If you’re a Black person attending a school named after Robert E. Lee, you probably already know something is mad wrong. But for years, students at Walter L. Parsley Elementary School in Wilmington, North Carolina, had no idea their school was named after a white supremacist.
Walter L. Parsley’s name may not have shown up in any of your history books. But he was one of the racist masterminds behind an 1898 plot to take back the thriving city of Wilmington from “Negro rule.”
Countless Black lives were lost during the violent plot, which involved overthrowing the city council and burning Black businesses (including the city’s only Black newspaper). But that didn’t stop school board members from approving the Parsley name in 1999, which stuck until the summer of 2020. “A lot of people did not know what Parsley represented,” said Deborah Dicks Maxwell, president of North Carolina’s NAACP.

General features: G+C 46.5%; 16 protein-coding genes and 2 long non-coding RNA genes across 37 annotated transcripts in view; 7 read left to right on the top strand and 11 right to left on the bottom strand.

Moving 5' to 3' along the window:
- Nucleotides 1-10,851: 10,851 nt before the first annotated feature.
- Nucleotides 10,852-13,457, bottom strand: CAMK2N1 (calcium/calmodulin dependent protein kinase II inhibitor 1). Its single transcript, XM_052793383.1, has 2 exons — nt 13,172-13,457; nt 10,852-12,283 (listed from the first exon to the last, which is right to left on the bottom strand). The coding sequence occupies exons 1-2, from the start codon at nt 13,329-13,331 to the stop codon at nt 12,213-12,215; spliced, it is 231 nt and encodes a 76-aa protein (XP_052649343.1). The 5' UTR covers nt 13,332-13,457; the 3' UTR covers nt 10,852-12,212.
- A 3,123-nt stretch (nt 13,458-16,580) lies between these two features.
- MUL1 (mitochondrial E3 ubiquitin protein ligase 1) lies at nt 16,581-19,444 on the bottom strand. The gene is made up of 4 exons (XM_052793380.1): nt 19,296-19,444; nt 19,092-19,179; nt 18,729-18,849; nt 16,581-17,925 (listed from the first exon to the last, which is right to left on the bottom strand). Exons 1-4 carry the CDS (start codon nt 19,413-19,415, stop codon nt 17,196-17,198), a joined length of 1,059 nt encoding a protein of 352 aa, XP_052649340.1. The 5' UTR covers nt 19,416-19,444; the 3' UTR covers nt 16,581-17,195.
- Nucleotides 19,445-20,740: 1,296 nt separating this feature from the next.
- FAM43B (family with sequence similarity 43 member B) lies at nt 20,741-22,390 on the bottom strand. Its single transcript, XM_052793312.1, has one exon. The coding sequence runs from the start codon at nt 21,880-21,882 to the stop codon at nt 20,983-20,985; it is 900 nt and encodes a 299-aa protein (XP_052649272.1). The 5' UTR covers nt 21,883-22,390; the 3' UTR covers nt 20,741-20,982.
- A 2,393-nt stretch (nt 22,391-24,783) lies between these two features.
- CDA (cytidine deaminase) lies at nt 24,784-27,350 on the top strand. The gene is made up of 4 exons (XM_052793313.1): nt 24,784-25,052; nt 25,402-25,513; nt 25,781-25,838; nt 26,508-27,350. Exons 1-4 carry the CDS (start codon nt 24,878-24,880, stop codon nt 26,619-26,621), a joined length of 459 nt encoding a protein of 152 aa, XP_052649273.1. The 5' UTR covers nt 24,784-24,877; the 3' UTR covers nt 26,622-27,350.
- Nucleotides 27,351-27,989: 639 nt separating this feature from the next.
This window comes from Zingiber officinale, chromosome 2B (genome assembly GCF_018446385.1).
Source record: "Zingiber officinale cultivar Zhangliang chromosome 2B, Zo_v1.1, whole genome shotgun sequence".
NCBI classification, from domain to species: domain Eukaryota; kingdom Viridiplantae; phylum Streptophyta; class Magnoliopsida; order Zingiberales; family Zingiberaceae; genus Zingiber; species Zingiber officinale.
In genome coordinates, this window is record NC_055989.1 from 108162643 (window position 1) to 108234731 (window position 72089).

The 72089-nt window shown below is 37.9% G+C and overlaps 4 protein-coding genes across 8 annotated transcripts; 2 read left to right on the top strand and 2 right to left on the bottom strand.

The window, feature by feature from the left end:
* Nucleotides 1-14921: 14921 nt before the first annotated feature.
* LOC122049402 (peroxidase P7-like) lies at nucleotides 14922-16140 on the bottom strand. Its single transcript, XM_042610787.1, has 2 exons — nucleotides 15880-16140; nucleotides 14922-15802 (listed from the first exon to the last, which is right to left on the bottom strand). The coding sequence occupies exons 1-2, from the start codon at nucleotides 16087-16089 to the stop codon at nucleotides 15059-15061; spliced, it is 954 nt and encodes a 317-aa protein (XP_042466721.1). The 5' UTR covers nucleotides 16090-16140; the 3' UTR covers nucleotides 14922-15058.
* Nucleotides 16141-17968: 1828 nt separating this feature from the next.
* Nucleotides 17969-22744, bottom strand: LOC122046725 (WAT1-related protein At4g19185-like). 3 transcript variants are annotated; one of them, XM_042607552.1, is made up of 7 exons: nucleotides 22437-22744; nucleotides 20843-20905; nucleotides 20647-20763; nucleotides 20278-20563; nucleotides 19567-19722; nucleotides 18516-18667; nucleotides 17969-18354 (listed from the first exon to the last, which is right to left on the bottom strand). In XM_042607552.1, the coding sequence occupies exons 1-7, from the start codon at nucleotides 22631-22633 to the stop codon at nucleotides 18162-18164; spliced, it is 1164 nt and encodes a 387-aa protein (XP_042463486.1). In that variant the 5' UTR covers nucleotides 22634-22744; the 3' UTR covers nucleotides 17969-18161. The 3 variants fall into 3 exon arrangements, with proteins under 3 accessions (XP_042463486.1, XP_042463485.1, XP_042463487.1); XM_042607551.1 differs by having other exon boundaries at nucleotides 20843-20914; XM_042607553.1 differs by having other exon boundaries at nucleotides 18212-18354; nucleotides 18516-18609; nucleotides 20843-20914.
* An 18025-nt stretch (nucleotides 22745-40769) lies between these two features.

It was during the time that the entire country was experiencing a racial reckoning, that a group of residents made the racist connection to Parsley’s racist past. The group then launched their quest to have the school’s name changed.
These days, the school is known as Masonboro Elementary School. Nearly 83 percent of the school’s student body identifies as white. And African American students make up just over one percent of the 17 percent who are classified as minorities.
Parsley Elementary alum Taylor White, who is Black, says that while it was upsetting to learn that her former school was named after a white supremacist, she’s also not entirely surprised. “the feeling was rage. It was frustration. It was anger,” she said. “But also just a realization that things really haven’t changed that much.”
According to a USA Today study, over 80 schools across the country have changed their names between the period of May 2020 and December 2021.